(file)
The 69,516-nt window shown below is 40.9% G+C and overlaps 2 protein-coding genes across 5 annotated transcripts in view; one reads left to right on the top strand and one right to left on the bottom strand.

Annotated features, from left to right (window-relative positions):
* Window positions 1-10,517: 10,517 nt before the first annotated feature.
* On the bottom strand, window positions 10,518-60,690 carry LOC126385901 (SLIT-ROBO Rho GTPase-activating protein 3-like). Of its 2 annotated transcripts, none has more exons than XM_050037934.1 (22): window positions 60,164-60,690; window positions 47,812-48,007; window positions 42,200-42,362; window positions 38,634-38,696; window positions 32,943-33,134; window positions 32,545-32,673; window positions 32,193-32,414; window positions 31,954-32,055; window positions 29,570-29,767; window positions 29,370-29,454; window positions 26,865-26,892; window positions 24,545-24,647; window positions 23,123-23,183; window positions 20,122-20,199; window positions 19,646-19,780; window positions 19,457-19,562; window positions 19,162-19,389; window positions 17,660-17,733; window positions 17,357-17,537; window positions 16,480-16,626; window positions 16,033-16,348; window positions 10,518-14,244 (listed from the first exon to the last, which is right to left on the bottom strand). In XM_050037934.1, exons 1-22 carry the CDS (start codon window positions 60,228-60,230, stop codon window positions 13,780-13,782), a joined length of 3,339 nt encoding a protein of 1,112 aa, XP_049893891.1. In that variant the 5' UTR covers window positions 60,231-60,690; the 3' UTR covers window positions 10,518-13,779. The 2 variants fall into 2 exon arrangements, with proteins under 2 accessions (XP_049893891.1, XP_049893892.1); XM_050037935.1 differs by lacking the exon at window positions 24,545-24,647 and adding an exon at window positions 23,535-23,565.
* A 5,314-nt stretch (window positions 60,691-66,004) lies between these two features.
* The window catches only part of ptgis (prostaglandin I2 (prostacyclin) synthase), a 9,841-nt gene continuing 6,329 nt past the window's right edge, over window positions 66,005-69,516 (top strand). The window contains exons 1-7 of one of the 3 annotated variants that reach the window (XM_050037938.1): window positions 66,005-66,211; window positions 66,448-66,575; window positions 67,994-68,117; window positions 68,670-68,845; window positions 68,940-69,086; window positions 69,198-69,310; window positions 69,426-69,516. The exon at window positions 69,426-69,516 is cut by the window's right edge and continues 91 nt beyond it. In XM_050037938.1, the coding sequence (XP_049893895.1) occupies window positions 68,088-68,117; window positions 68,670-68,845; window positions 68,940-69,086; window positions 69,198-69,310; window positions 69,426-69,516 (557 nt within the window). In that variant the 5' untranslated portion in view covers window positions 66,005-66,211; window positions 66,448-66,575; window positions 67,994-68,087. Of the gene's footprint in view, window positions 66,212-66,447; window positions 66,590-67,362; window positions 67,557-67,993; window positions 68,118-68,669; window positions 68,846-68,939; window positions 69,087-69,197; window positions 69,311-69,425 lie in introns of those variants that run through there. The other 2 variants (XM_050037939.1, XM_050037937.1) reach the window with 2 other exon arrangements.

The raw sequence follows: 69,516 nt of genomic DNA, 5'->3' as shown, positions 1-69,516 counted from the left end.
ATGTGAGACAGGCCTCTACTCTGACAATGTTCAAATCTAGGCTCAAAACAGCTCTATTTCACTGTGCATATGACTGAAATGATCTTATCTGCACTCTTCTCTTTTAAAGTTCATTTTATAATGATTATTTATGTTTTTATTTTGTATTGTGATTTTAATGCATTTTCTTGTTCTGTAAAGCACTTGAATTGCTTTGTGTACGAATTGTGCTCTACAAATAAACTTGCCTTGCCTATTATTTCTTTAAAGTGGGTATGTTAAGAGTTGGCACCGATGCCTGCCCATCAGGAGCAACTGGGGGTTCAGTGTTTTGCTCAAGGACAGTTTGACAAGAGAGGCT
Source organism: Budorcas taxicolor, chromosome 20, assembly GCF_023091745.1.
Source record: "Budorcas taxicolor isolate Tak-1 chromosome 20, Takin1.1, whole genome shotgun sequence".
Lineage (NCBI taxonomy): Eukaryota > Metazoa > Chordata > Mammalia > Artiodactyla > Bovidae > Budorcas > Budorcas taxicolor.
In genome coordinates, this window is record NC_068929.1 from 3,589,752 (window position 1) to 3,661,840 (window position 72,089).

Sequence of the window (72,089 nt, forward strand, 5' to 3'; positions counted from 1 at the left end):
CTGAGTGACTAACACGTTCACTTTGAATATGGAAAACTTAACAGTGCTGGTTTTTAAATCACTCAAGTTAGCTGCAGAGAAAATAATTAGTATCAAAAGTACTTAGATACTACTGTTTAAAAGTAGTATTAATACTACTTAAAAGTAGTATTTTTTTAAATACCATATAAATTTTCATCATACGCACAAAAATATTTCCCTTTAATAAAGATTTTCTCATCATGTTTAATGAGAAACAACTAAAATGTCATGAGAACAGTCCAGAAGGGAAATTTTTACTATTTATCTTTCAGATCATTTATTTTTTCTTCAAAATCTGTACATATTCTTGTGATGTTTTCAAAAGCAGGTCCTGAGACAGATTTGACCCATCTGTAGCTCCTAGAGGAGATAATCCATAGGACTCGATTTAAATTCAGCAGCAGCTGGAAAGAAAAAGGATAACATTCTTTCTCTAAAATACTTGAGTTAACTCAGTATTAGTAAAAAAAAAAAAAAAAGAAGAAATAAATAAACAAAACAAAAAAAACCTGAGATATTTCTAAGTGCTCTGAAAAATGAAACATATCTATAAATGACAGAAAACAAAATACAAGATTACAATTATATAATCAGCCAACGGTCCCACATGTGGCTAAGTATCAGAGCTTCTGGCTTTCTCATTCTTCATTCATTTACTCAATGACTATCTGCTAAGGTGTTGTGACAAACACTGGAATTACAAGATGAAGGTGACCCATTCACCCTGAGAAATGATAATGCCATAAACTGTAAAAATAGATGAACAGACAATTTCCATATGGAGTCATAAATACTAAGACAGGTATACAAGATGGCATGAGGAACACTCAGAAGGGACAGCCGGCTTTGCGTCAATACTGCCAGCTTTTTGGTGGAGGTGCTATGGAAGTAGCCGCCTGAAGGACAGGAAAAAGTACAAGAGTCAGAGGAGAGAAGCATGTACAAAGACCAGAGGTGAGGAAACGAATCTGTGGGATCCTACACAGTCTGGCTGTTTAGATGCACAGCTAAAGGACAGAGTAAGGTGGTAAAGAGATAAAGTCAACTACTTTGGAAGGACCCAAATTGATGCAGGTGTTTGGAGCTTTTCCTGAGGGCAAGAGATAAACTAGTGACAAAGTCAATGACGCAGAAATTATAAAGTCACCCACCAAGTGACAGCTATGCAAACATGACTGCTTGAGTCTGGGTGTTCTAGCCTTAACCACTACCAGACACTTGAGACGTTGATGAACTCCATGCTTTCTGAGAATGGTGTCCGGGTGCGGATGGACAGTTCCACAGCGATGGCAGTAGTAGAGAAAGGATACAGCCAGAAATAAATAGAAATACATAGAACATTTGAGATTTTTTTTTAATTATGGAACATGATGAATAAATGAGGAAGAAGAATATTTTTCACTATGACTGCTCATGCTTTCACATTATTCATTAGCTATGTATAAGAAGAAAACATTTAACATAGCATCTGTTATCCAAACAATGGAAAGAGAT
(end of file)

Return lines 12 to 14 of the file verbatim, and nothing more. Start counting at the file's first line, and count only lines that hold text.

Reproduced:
In genome coordinates, this window is record NC_068929.1 from 3,589,752 (window position 1) to 3,661,840 (window position 72,089).

Sequence of the window (72,089 nt, forward strand, 5' to 3'; positions counted from 1 at the left end):
CTGAGTGACTAACACGTTCACTTTGAATATGGAAAACTTAACAGTGCTGGTTTTTAAATCACTCAAGTTAGCTGCAGAGAAAATAATTAGTATCAAAAGTACTTAGATACTACTGTTTAAAAGTAGTATTAATACTACTTAAAAGTAGTATTTTTTTAAATACCATATAAATTTTCATCATACGCACAAAAATATTTCCCTTTAATAAAGATTTTCTCATCATGTTTAATGAGAAACAACTAAAATGTCATGAGAACAGTCCAGAAGGGAAATTTTTACTATTTATCTTTCAGATCATTTATTTTTTCTTCAAAATCTGTACATATTCTTGTGATGTTTTCAAAAGCAGGTCCTGAGACAGATTTGACCCATCTGTAGCTCCTAGAGGAGATAATCCATAGGACTCGATTTAAATTCAGCAGCAGCTGGAAAGAAAAAGGATAACATTCTTTCTCTAAAATACTTGAGTTAACTCAGTATTAGTAAAAAAAAAAAAAAAAGAAGAAATAAATAAACAAAACAAAAAAAACCTGAGATATTTCTAAGTGCTCTGAAAAATGAAACATATCTATAAATGACAGAAAACAAAATACAAGATTACAATTATATAATCAGCCAACGGTCCCACATGTGGCTAAGTATCAGAGCTTCTGGCTTTCTCATTCTTCATTCATTTACTCAATGACTATCTGCTAAGGTGTTGTGACAAACACTGGAATTACAAGATGAAGGTGACCCATTCACCCTGAGAAATGATAATGCCATAAACTGTAAAAATAGATGAACAGACAATTTCCATATGGAGTCATAAATACTAAGACAGGTATACAAGATGGCATGAGGAACACTCAGAAGGGACAGCCGGCTTTGCGTCAATACTGCCAGCTTTTTGGTGGAGGTGCTATGGAAGTAGCCGCCTGAAGGACAGGAAAAAGTACAAGAGTCAGAGGAGAGAAGCATGTACAAAGACCAGAGGTGAGGAAACGAATCTGTGGGATCCTACACAGTCTGGCTGTTTAGATGCACAGCTAAAGGACAGAGTAAGGTGGTAAAGAGATAAAGTCAACTACTTTGGAAGGACCCAAATTGATGCAGGTGTTTGGAGCTTTTCCTGAGGGCAAGAGATAAACTAGTGACAAAGTCAATGACGCAGAAATTATAAAGTCACCCACCAAGTGACAGCTATGCAAACATGACTGCTTGAGTCTGGGTGTTCTAGCCTTAACCACTACCAGACACTTGAGACGTTGATGAACTCCATGCTTTCTGAGAATGGTGTCCGGGTGCGGATGGACAGTTCCACAGCGATGGCAGTAGTAGAGAAAGGATACAGCCAGAAATAAATAGAAATACATAGAACATTTGAGATTTTTTTTTAATTATGGAACATGATGAATAAATGAGGAAGAAGAATATTTTTCACTATGACTGCTCATGCTTTCACATTATTCATTAGCTATGTATAAGAAGAAAACATTTAACATAGCATCTGTTATCCAAACAATGGAAAGAGAT